My favorite role is the validator. This is a role that I think has the ability to be consequential with your mentee. This is role number six. It's a role that I sometimes think people overplay. That they validate too frequently. But this is a role that if you slow down and you exercise the benefit of the pause, change your voice, inflection, rate, tone, pitch, and you say, you know, Jason, I want to stop a second.

I've been watching you and listening to the last six or eight sessions, and I recognize a superpower in you. Now, I want you to stop thinking and put your pen down for a moment, and I don't want you to deflect it or deny it or dispute it. I just want you to listen. I notice that whenever we meet, you are an amazing synthesizer, right?

We, whatever it is we're talking about, you have a way to kind of peel the onion to bring down to the root cause of what really should happen first. My point is, I think you have an amazing power to get to the bottom line fast. And understand the why behind the what, and this is a skill that will serve you extraordinarily well as a parent, a spouse, a partner, a friend, a leader, a mentor, an entrepreneur.

I want you to, so you get the point, right? Is find something in them that is very deliberate. Don't concoct something. Don't artificially validate two things in every meeting. But you have a chance to name someone's genius. And that person, your mentee, may or may not immediately glom onto that, but they'll never forget it.

I have stories in the book that I share of people that named my genius back in my teens. When I was 17, and to this day, 35 years later, I still remember what they said to me, and I've built a career out of it. Not because I believed it in myself because I believed they saw it in myself. And so the validator has a special place, I think, in the 13 rules, at least for me as the author.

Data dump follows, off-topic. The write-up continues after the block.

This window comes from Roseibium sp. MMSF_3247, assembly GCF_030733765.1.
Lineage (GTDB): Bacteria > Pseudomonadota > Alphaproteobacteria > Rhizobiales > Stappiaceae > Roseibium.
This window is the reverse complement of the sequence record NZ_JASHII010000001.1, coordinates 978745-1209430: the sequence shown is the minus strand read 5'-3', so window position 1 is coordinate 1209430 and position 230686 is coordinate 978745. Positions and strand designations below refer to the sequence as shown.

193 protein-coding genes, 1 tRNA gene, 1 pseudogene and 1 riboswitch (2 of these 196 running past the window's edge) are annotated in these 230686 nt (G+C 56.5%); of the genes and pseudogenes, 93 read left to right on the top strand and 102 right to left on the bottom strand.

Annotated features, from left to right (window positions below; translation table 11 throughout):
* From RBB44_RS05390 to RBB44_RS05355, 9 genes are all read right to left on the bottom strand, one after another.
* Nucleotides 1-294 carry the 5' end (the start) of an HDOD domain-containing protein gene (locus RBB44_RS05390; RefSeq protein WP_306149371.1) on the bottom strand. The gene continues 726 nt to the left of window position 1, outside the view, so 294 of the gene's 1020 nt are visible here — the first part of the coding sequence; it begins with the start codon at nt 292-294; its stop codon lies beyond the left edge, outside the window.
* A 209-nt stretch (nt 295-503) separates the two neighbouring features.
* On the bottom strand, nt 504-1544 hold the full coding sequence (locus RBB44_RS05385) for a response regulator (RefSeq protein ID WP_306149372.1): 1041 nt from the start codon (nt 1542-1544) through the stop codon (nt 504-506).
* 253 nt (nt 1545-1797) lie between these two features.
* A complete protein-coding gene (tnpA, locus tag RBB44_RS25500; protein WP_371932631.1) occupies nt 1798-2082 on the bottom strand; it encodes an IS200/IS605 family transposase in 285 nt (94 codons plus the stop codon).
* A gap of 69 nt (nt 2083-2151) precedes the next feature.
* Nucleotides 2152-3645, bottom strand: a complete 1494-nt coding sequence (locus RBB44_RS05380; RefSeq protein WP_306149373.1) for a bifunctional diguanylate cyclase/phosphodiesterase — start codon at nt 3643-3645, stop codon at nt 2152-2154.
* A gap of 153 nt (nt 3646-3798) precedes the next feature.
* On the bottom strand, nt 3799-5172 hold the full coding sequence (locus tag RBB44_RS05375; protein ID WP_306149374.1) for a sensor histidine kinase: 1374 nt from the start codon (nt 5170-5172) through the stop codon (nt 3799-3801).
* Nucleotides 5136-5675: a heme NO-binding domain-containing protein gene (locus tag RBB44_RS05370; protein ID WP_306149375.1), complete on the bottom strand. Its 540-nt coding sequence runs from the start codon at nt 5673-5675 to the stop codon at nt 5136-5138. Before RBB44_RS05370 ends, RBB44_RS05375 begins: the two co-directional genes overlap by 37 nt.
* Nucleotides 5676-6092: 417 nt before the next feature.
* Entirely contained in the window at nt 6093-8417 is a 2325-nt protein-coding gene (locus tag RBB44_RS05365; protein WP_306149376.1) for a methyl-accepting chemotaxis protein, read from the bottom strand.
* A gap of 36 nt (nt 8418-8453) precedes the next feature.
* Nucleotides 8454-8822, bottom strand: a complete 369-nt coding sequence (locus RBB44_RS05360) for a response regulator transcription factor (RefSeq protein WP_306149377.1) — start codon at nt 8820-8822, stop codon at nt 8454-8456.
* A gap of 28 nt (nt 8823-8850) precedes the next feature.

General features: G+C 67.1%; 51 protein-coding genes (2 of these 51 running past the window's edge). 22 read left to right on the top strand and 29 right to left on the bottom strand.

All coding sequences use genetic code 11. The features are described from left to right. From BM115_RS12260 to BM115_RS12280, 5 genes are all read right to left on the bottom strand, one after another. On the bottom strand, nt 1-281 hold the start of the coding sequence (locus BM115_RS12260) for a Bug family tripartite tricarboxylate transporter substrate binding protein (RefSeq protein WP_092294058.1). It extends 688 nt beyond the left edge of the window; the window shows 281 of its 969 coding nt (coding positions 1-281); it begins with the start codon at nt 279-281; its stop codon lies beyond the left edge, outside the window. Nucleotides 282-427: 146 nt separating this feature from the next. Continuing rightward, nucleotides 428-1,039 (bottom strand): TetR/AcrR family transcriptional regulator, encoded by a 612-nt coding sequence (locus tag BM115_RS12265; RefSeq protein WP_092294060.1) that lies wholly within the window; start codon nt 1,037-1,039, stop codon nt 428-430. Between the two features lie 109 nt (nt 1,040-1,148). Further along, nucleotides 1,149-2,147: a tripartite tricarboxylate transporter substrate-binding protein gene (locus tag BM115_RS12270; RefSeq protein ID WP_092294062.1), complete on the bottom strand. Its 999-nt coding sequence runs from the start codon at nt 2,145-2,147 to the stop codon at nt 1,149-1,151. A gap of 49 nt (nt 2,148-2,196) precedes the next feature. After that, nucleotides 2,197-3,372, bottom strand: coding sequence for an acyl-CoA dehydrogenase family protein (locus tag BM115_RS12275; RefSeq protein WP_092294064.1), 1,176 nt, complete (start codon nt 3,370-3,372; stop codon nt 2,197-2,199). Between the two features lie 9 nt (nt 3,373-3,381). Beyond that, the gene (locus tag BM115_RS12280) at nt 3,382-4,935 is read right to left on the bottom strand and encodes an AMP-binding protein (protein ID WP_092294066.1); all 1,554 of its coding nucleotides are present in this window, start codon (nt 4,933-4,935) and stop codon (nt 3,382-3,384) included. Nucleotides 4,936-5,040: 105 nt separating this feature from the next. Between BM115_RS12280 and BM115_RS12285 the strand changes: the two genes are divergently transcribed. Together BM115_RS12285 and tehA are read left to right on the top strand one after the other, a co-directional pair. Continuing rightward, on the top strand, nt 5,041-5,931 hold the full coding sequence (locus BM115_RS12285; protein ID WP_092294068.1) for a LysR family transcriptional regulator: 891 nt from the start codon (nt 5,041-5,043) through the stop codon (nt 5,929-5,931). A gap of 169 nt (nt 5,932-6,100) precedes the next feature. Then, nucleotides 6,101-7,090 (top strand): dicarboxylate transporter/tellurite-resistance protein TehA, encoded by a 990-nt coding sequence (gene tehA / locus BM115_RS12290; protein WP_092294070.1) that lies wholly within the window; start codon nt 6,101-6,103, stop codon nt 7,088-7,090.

JASON: And if I'm picking up correctly what you're saying, the mentor does not need to be the validator in every session for the, it's not the style of mentor. It's a role that the mentor pays at the right time during the relationship. So if someone gets this book and let's face it, everyone should be buying the book.

You've got to sell 40 million copies. If someone picks up this book and whether they're starting a mentor relationship with someone or whether they've been mentoring for decades. They can really take each one of these roles and apply them at different times and in different situations and with different individuals to maximize the value that they deliver as the mentor.

SCOTT: Well, that's exactly right. I think these roles are optional. You're not going to play them all. There's not a particular sequence other than the first role and the last role. They’re kind of bookends. But otherwise, these are roles for you to become aware of. I wrote the book not to build mastery in people, but to build a heightened awareness.

Well, maybe I should now be the challenger. Maybe now is the right time for me to be the absorber. And extend and absorb more, known as the listener. You guys should be the flagger, or the connector, the closer. I think the validator is used with great judiciousness. You don't validate your mentee on everything they do, otherwise it's just pableness.

It doesn't make any sense or have any gravitas to it. It's to have an awareness of which of these 13 roles might work in the circumstance you're in based on where your particular mentee is in their own journey. At the end of the day, your mentor job is to simply help your mentee accomplish what they're trying to get done if they don't know what that is and it's your job to help them uncover it, discover it. Your job is not to live vicariously through them. It's I think the biggest watch out as a mentor is saying the phrase, well, if I were you, I would do this. No, you're not them. You never have been. You never will be. Don't have their fears, their passions, their joys, their traumas.

What you could say is, well, when I was faced with a similar set of circumstances, here's the criteria I reviewed, here's the decisions I made, here's how it worked or didn't work for me. Let's tease out, are there any learnings that that might apply to your situation, right? It's important that you like parenting.